Physically active health-care providers more likely to give physical activity counseling

March 22, 2013, American Heart Association

Physically active healthcare providers were more likely than their inactive counterparts to advise patients to lead an active lifestyle in a study presented at the American Heart Association's Epidemiology and Prevention/Nutrition, Physical Activity and Metabolism 2013 Scientific Sessions.

"Patients rely on advice from healthcare providers to adopt healthier behaviors, so these findings suggest that improving healthcare providers' physical activity levels may be an easy way to help reduce among the general population," said Isabel Garcia de Quevedo, M.S.P.H., ORISE Fellow at the Centers for Disease Control and Prevention (CDC) in Atlanta, Ga.

Researchers reviewed 24 observational studies and four interventional studies on healthcare providers' physical activity and related patient counseling.

In 23 of 24 observational studies, physically active healthcare providers were significantly more likely to counsel their patients to incorporate daily physical activity into their lives, with some studies indicating that active physicians were two to five times more likely than their sedentary counterparts to recommend physical activity to their patients.

Furthermore, two interventions to improve physicians' physical activity levels led to improvements in their confidence and efficacy in giving activity counseling to their patients.

Additionally, students in a medical school program to improve were 56 percent more likely than students not in the program to provide more frequent counseling during standardized patient examinations.

counseling by is a major part of the U.S. Department of Health and Human Services' Healthy People 2020 plan to improve the nation's health. "When advice is coupled with a referral to community resources, it can be quite effective and this approach should be part of the public health solution to America's inactivity problem," said Felipe Lobelo, M.D., Ph.D., an epidemiologist with CDC's National Center for Chronic Disease Prevention and Health Promotion, co-author and leader of the study.

The and the CDC recommend at least 150 minutes of moderate exercise or 75 minutes of vigorous exercise per week and have information on how to fit fitness into your busy day.

Explore further: New study addresses barriers to physical activity counseling

Related Stories

New study addresses barriers to physical activity counseling

June 19, 2012
Lack of time, knowledge and training in health promotion and lack of success with changing patient behavior were among the top barriers to including effective physical activity counseling in the primary care setting, according ...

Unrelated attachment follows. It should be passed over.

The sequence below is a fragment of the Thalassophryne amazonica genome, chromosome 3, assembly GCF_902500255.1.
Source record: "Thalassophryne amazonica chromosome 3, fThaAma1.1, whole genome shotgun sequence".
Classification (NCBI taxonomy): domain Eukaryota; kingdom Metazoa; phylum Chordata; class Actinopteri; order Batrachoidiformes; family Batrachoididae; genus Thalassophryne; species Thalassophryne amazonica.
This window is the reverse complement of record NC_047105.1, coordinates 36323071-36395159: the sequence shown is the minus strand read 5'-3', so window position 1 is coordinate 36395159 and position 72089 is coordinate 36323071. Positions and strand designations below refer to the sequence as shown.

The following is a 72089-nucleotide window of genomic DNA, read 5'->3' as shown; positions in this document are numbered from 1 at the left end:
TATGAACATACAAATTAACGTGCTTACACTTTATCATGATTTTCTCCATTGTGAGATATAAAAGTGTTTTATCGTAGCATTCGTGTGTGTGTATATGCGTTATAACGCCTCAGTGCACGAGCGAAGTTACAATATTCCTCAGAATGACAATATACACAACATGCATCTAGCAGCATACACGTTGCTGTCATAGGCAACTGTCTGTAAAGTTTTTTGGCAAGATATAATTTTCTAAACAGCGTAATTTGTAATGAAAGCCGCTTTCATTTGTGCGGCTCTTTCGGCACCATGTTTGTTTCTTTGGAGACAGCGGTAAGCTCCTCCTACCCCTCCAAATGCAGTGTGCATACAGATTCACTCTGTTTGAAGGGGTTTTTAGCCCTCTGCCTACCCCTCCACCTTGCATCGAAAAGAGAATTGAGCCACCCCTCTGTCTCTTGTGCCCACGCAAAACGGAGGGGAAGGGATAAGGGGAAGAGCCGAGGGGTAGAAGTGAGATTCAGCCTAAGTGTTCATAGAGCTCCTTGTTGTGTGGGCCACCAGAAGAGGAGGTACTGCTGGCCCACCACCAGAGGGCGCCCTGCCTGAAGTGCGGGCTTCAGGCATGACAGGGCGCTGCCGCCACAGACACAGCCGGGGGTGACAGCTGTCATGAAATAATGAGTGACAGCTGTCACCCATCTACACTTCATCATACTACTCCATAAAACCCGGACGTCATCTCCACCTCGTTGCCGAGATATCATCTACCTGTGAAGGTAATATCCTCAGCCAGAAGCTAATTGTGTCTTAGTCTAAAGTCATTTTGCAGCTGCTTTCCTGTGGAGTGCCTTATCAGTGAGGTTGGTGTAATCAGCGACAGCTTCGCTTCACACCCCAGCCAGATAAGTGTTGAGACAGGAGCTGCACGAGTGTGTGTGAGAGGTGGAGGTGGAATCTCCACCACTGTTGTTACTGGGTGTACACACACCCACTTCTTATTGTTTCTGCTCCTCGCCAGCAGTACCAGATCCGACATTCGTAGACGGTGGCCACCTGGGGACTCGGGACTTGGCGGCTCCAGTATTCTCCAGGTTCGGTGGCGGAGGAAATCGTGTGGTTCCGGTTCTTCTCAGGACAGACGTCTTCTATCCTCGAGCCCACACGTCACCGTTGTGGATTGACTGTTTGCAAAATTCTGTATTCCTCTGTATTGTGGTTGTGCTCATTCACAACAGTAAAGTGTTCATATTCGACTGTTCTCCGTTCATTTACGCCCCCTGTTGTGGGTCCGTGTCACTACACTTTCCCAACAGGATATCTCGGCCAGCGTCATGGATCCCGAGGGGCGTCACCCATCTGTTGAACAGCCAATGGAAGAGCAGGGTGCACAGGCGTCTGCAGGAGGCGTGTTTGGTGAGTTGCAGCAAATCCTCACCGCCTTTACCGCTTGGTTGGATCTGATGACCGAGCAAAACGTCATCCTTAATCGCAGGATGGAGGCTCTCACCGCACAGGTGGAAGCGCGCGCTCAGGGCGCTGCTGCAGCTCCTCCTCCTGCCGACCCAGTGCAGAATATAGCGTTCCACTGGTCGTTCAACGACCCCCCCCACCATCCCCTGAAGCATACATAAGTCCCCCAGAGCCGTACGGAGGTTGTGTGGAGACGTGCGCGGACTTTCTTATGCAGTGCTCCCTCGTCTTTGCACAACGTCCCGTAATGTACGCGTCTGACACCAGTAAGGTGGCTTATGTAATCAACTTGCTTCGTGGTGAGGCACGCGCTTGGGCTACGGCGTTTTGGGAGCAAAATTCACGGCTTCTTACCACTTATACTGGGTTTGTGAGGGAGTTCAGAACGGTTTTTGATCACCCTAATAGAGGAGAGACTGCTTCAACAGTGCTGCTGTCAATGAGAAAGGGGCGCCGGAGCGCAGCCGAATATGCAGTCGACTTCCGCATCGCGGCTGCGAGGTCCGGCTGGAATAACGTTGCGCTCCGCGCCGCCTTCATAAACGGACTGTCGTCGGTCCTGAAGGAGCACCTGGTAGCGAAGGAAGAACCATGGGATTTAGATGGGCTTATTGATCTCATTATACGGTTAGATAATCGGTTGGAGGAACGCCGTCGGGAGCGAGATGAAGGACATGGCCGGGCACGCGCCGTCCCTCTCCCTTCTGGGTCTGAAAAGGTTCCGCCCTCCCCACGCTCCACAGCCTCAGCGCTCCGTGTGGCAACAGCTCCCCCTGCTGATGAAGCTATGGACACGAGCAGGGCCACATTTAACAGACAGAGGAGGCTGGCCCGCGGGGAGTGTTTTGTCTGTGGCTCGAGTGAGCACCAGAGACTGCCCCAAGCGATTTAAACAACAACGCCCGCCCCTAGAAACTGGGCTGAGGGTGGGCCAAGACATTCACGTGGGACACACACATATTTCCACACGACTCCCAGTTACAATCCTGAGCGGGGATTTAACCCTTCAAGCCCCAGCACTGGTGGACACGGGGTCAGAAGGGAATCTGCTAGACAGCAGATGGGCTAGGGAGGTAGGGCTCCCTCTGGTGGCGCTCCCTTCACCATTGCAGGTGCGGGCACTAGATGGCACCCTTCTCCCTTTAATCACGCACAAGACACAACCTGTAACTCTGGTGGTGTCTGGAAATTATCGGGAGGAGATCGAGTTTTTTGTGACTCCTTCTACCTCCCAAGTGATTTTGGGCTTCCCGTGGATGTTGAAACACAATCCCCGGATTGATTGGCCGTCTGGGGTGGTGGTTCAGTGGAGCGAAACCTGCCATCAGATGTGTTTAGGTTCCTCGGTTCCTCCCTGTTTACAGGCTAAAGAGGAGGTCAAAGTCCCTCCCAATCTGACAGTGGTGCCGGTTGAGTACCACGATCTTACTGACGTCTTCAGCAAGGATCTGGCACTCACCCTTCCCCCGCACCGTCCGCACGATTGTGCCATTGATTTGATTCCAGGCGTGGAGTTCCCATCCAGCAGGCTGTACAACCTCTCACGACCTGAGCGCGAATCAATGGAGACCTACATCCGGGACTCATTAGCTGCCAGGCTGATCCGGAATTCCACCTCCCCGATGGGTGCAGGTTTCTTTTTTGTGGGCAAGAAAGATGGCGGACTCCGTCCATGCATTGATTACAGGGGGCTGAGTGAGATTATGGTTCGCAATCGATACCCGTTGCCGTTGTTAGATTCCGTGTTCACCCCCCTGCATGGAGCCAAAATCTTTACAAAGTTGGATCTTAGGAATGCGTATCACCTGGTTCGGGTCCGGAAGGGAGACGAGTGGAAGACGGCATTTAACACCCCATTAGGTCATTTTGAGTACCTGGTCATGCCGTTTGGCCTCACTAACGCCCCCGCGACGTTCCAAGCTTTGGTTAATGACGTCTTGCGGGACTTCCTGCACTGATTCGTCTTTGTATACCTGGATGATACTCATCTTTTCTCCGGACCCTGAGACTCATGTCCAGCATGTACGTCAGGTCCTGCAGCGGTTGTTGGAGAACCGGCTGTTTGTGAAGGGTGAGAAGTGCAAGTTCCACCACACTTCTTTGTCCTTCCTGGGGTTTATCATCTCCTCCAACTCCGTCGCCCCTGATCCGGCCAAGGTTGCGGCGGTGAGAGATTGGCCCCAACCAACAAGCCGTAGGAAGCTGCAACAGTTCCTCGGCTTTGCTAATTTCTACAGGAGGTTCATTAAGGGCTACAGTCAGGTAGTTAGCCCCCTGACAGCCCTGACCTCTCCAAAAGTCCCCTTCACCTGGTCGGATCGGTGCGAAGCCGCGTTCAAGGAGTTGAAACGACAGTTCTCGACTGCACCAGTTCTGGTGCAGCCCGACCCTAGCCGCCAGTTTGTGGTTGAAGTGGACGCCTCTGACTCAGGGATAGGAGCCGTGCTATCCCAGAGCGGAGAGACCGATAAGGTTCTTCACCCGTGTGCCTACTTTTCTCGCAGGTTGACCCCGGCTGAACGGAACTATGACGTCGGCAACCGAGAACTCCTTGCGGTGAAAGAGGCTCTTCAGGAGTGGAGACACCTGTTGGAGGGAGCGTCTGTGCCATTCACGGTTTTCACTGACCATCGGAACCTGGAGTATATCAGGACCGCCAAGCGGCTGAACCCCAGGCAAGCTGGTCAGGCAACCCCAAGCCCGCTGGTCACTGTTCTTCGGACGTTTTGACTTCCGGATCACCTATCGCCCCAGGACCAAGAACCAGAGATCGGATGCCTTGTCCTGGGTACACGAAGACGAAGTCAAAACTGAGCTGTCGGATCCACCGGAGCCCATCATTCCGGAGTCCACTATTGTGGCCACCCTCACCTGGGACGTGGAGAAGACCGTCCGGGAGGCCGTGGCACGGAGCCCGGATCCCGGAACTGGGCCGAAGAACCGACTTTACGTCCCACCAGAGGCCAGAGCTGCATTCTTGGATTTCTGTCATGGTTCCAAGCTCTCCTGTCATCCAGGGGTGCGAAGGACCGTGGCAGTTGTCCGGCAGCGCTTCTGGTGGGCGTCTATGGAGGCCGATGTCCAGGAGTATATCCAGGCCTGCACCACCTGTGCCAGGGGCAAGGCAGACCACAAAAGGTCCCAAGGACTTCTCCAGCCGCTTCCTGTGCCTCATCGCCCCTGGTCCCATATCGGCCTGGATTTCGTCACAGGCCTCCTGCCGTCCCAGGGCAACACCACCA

Brief interventions can help college students return to a healthy lifestyle

November 29, 2012
The weight gain commonly known as the "Freshman 15" is a negative aspect of the college experience for many college freshmen who are independent for the first time, most making lifestyle decisions about eating and exercise. ...

Just 10 minutes of physical activity multiple times a day improves health

January 4, 2013
Despite the importance of physical activity, many people feel they don't have enough time to exercise. An active lifestyle that includes engaging in physical activity for less than 10 minutes multiple times a day can have ...

Fewer than half US adults get enough exercise

August 7, 2012
Fewer than half of US adults get enough physical activity for their health, said a US government study released Tuesday.

Recommended for you

Women run faster after taking newly developed supplement, study finds

January 19, 2018
A new study found that women who took a specially prepared blend of minerals and nutrients for a month saw their 3-mile run times drop by almost a minute.

Americans are getting more sleep

January 19, 2018
Although more than one in three Americans still don't get enough sleep, a new analysis shows first signs of success in the fight for more shut eye. According to data from 181,335 respondents aged 15 and older who participated ...

Wine is good for you—to a point

January 18, 2018
The Mediterranean diet has become synonymous with healthy eating, but there's one thing in it that stands out: It's cool to drink wine.

Sleep better, lose weight?

January 17, 2018
(HealthDay)—Sleeplessness could cost you when it's time to stand on your bathroom scale, a new British study suggests.

Who uses phone apps to track sleep habits? Mostly the healthy and wealthy in US

January 16, 2018
The profile of most Americans who use popular mobile phone apps that track sleep habits is that they are relatively affluent, claim to eat well, and say they are in good health, even if some of them tend to smoke.

Improvements in mortality rates are slowed by rise in obesity in the United States

January 15, 2018
With countless medical advances and efforts to curb smoking, one might expect that life expectancy in the United States would improve. Yet according to recent studies, there's been a reduction in the rate of improvement in ...

0 comments

Please sign in to add a comment. Registration is free, and takes less than a minute. Read more

Click here to reset your password.
Sign in to get notified via email when new comments are made.